PEDRO 84 wasn't so lucky. The turbulence returned, and the aircraft failed at a few attempts to connect to the hose.

"I could see how much gas they had; I knew that they weren't going to be able to make it back unless they were able to plug," Kingry said. He began discussing a plan to land PEDRO 84, move some of the crew to PEDRO 83 and return to the FOB, but finally Johnson was able to pilot the aircraft and connect to the tanker.

"The time that I was most afraid was ... waiting for our wingman to take fuel," Pfarr said. "We were thinking about how to PL -- precautionary land -- that aircraft in the middle of Afghanistan, and then PEDRO 83 would have to ferry crew members and patients out of there. That was a very real possibility that we had begun to look at, and fortunately right before we had to make that decision they were able to get the fuel they needed. That was the scaredest I felt during that day."

The team returned to the FOB, unloaded their patients and waited for more news before returning to Bagram.

Reflecting on the day, Pfarr said it was the type of day he expected when joining the Air Force.

DOD Focuses on Ending Assad Regime’s Chemical Weapons Use

By Cheryl Pellerin
American Forces Press Service

WASHINGTON, Sept. 5, 2013 – The Defense Department leadership is focused on what President Barack Obama has defined as the objective of a proposed military operation in Syria: ending Bashar Assad’s use of chemical weapons, Pentagon Press Secretary George Little said here today.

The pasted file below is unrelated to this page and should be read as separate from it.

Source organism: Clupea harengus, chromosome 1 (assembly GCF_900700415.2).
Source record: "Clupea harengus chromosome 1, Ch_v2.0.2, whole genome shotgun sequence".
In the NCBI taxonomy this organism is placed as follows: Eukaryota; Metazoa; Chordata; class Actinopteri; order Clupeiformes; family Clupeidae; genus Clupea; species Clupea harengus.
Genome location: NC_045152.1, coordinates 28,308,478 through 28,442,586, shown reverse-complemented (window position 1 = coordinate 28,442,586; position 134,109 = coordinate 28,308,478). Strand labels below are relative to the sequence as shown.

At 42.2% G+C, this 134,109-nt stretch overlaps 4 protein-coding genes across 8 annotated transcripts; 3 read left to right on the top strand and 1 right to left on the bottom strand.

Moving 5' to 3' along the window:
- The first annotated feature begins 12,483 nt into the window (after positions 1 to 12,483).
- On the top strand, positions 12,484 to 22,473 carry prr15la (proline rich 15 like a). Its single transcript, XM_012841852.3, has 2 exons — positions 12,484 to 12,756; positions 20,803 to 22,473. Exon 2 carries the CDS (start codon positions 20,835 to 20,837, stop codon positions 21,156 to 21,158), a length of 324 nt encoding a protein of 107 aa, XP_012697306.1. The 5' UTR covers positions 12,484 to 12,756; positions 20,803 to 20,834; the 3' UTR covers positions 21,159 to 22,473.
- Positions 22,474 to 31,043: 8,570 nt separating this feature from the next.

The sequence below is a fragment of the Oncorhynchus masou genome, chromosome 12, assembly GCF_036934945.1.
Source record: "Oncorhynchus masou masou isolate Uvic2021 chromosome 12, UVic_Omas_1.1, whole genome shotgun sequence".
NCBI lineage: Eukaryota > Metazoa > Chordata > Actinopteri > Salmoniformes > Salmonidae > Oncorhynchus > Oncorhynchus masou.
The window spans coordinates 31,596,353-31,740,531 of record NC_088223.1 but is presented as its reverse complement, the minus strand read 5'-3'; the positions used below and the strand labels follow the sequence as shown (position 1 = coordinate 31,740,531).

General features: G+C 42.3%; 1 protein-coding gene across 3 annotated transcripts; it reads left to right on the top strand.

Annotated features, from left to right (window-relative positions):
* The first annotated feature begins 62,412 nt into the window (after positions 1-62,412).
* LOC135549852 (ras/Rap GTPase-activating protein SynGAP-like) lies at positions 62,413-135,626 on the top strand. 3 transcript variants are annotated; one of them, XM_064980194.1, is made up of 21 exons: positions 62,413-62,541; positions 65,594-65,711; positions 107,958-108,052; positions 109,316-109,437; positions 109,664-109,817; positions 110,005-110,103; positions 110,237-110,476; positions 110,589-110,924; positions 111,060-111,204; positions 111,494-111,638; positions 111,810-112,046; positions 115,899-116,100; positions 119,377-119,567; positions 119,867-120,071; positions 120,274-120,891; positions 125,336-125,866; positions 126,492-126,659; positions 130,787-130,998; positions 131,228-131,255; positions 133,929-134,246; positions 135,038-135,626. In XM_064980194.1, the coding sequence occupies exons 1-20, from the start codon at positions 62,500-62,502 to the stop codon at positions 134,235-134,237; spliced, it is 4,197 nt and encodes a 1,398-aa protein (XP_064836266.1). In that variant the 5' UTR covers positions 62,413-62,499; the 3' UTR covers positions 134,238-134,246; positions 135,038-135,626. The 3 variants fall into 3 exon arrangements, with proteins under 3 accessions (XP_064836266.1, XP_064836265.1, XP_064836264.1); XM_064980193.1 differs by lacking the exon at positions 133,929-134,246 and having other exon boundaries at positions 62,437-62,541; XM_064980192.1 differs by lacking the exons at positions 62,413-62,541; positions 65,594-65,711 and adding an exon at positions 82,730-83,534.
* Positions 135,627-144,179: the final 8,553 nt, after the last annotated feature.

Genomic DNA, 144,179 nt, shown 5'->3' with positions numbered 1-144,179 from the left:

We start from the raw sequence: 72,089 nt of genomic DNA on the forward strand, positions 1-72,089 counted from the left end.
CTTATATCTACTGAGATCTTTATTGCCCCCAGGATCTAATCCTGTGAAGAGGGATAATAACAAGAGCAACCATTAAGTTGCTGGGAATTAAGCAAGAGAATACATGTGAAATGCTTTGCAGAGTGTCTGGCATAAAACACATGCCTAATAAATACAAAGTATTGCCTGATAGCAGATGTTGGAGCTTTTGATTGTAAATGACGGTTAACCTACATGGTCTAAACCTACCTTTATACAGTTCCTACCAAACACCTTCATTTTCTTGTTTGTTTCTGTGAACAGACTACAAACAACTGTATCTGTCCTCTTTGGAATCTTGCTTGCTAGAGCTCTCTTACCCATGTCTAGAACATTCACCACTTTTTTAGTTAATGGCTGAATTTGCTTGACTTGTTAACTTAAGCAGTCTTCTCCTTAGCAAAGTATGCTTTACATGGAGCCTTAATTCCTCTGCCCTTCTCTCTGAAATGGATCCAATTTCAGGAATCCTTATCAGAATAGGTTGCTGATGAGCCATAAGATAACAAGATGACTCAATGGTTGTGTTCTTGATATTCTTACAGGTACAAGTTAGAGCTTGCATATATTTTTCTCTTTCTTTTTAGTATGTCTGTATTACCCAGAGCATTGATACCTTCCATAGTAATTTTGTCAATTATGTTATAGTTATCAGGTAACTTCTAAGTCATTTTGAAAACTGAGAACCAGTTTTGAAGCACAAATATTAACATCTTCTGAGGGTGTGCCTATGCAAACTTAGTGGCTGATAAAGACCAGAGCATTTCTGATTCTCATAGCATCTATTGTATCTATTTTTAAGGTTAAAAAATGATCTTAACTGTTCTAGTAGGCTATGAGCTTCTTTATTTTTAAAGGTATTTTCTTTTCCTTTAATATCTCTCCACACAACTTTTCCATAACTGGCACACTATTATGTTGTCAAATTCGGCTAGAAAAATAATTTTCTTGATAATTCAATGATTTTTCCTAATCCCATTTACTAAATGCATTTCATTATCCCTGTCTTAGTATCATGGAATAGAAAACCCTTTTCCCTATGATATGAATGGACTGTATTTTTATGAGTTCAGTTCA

Click photo for screen-resolution image
Pentagon Press Secretary George Little answers reporters' questions regarding possible U.S. military intervention in Syria at the Pentagon, Sept. 5, 2013. DOD photo by Erin A. Kirk-Cuomo
  

(Click photo for screen-resolution image);high-resolution image available.
Little spoke with reporters after two days of Senate and House foreign affairs committee hearings and testimony before both panels by Secretary of State John F. Kerry, Defense Secretary Chuck Hagel and Chairman of the Joint Chiefs of Staff Army Gen. Martin E Dempsey.

Obama favors limited military action against Syria, but wants Congress to decide if the nation will stand behind it. That process is underway.

“We're focused right now on what the president and others have said about what this military operation -- if it takes place -- would try to achieve,” Little told the reporters. “And that is a clear objective of stopping the Assad regime using chemical weapons [and] deterring and degrading the ability of this regime to murder innocent Syrian men, women and children.”

The operation would be of limited scope and duration, and there would be no boots -- of American or allied troops -- on the ground, he added, describing the scope of the proposed operation.

But more broadly in Syria, others have been working on a track beyond the military part of the equation, Little said.

“The State Department, in particular, has been heavily involved in diplomatic efforts with the Syrian opposition to try to move toward an ultimate political solution in Syria that's driven by the Syrians,” he explained. “That's what we want at the end of the day. That's what the Syrians want.”